- Keep your torso upright or lean slightly forward throughout the exercise.
- Think about pushing up through the heels.
- Make sure the front knee tracks in the same direction as the foot.
- The rear knee should stop short of touching the floor.
- You will feel a stretch in the quads and hip flexors in the rear leg.
6. Front Squat
This is a variation of a traditional back squat. But unlike the back squat, where the barbell is behind your head, in the front squat it rests across the top of your shoulders.
This means your torso has to remain in a much more upright position, and you don’t lean as far forward as you would do during a back squat. If your torso didn’t remain upright, the bar would end up rolling off your shoulders.
Barbell front squats work the same muscles as the back squat, but will typically involve the use of lighter weights [10 ].
In one study, researchers measured muscle activity in the quads, hamstrings and lower back during both front and back squats .
They found the front squat worked the leg muscles just as well as the back squat. That’s despite the fact that subjects used a heavier load when they did back squats.
You get a similar stimulus for growth but with the use of lighter weights.
The reduction in weight has the advantage of reducing compressive forces on the knee, which makes the front squat useful if dodgy knees mean that you’re not able to squat with heavy weights.
During the front squat, the muscles in the upper back also have to work a lot harder to maintain that upright posture . In fact, the muscles in your upper back will often give out before the muscles in your lower body.
- Position yourself so the bar rests across the top of your shoulders near the base of the throat.
- The front squat can feel awkward at first, as the bar can end up pressing on your neck.
- Step back from the rack and position your feet a little wider than shoulder width apart.
- Your toes should point slightly outwards rather than straight ahead.
- Take a big breath of air and brace your abs.
- As you descend into the squat position, keep your elbows up to stop the bar sliding forward.
- Don’t allow your knees to cave inwards as you squat down.
- Squat as deep as you can, with the goal of working your quads through a full range of motion.
- Stand straight back up to return to the starting position.
7. Landmine Squat
The landmine squat is another effective squat variation. It’s similar to the front squat in the sense that the weight is in front of you, but some people find it less uncomfortable than holding a barbell across the shoulders.
A landmine attachment is relatively inexpensive, and can be used for lot of other exercises (such as landmine rows), so it’s worth getting if you’re training at home rather than a commercial gym.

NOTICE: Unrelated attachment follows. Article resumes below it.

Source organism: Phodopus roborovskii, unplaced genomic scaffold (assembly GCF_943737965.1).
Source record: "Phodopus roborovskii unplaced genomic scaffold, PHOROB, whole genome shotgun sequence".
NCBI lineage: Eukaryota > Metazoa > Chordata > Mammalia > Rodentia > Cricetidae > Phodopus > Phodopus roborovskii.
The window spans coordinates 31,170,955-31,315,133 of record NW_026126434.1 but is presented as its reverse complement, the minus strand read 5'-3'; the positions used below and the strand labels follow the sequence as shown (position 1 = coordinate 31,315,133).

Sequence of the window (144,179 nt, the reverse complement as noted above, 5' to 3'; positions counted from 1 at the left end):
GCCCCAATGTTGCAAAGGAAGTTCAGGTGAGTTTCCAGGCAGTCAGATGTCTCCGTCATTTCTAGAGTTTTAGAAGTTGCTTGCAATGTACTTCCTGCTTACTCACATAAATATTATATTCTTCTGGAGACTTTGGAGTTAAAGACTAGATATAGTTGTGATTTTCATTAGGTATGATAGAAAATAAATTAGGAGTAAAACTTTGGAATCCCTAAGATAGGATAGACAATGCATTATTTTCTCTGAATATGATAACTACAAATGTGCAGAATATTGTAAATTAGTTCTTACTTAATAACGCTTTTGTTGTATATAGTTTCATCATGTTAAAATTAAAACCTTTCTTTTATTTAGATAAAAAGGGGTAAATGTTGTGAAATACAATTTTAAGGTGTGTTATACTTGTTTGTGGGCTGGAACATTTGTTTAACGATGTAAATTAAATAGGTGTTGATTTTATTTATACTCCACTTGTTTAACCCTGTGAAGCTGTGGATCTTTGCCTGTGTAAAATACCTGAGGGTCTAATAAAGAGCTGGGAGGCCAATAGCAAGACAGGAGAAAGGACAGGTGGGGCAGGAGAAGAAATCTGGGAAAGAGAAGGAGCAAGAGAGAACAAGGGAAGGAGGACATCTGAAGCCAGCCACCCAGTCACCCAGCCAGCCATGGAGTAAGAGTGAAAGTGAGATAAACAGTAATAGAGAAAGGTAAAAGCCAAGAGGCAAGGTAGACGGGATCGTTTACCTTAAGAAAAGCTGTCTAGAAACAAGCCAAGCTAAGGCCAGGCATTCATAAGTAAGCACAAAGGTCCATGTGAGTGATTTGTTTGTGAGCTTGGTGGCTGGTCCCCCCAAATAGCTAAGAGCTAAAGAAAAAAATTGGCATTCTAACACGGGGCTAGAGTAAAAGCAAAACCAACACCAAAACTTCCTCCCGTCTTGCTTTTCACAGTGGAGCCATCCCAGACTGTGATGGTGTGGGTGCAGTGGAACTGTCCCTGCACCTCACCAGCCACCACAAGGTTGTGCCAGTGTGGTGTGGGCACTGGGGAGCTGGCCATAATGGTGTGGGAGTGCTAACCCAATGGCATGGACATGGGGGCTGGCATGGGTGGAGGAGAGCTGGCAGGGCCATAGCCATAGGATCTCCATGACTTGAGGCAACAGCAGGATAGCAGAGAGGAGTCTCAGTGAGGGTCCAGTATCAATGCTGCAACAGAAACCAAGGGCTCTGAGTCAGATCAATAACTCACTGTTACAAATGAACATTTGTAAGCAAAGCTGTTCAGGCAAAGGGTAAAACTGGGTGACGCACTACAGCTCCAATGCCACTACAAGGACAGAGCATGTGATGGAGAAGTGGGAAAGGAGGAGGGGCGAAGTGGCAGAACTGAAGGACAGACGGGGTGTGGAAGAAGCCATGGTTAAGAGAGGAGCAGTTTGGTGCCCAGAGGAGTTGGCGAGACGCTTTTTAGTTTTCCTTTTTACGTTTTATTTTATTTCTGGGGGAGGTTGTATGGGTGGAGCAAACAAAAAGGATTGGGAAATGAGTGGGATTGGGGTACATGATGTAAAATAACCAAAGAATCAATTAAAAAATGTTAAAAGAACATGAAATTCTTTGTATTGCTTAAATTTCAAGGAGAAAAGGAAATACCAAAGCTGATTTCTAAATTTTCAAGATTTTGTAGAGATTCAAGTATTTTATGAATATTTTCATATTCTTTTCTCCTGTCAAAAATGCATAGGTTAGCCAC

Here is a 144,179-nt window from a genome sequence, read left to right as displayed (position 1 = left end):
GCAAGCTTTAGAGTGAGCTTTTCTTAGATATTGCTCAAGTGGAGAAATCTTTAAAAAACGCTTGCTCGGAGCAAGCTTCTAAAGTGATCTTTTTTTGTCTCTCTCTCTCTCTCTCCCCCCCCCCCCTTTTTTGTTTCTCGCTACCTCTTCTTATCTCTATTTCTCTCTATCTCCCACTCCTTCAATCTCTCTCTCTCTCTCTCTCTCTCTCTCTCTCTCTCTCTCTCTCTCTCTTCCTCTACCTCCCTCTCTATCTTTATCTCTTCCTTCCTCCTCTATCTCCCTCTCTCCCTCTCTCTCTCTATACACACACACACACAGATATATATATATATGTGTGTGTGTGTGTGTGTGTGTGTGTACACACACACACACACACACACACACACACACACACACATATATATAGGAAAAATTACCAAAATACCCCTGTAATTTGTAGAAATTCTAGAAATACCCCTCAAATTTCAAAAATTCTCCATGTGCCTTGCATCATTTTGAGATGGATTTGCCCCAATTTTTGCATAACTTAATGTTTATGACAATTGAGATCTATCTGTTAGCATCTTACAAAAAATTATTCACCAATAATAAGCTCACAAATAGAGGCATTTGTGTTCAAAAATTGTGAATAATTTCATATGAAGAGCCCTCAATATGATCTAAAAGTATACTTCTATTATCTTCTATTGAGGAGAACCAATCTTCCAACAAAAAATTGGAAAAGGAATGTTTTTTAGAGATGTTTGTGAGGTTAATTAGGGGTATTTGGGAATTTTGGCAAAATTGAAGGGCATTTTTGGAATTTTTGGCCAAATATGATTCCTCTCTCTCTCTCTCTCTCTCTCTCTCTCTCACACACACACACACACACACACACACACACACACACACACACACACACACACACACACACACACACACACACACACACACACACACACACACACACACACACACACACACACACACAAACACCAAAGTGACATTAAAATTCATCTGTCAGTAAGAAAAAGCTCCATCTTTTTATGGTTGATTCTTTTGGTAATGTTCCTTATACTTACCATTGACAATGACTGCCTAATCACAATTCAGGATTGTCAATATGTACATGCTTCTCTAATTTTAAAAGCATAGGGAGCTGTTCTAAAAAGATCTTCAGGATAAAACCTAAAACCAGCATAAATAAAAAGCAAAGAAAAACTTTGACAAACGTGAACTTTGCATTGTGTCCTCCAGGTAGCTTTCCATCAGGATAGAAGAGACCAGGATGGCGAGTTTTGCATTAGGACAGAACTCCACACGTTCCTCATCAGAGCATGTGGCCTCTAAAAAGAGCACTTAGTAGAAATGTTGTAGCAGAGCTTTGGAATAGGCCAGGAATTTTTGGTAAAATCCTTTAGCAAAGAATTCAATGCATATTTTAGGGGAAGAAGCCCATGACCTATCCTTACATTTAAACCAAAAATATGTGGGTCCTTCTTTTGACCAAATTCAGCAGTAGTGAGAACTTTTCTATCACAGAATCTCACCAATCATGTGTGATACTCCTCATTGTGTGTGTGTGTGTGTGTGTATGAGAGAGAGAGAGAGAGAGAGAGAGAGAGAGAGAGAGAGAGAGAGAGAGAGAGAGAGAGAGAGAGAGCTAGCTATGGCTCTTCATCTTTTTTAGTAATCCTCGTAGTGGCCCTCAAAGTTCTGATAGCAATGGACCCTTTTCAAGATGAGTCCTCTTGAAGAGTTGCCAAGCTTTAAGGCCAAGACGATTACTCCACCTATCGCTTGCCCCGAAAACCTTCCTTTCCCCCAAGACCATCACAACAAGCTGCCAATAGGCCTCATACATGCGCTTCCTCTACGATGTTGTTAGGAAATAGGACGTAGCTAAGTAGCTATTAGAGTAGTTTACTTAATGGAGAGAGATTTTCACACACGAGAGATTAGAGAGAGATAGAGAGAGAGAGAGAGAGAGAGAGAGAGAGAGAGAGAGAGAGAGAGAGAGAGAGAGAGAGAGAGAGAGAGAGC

8. Resistance Band Goblet Squat
9. Walking Lunges
You can do walking lunges with a barbell across your shoulders, while holding a couple of dumbbells or kettlebells, or even with a weighted vest or heavy chain draped across your shoulders.
10. Dumbbell/Barbell Step Up
Although you can do step-ups with a barbell across your shoulders, it’s often easier to balance if you’re using dumbbells.
Hitting one leg at a time, rather than alternating from one side to the other, will keep that leg under continuous load, which does a better job of stimulating gains in muscle mass.
When you’re doing step-ups, avoid any explosive movements, and try to keep the tension on the leg muscles in the leading leg rather than using the other leg to simply push yourself up.
11. Pendulum Squat
The pendulum squat is a little like the leg press in the sense that you can hit your quads through a large range of motion with minimal involvement from the lower back.
It’s usually done in a gym using a pendulum squat machine. However, with a little creativity, it is possible to do the exercise without splashing out thousands on a machine.
In the video above, Gareth Sapstead attaches a dipping belt wrapped around his torso to a strap anchored securely to the wall, which helps to keep his body upright. His feet are also positioned on a slant board.
As well as the dumbbells, he’s also wearing a weighted vest to add load.
12. Hip Belt Squat
The belt squat was invented by powerlifter Louie Simmons after he injured his back and couldn’t do squats anymore.
Research shows that removing the load from the shoulders is an effective way to train the lower body but with less load on the spine compared to the regular squat.
The traditional way to perform hip belt squats is to use a belt squat machine. But if you don’t have access to a belt-squat machine, which most people don’t the video above shows you a number of alternatives that do a similar job.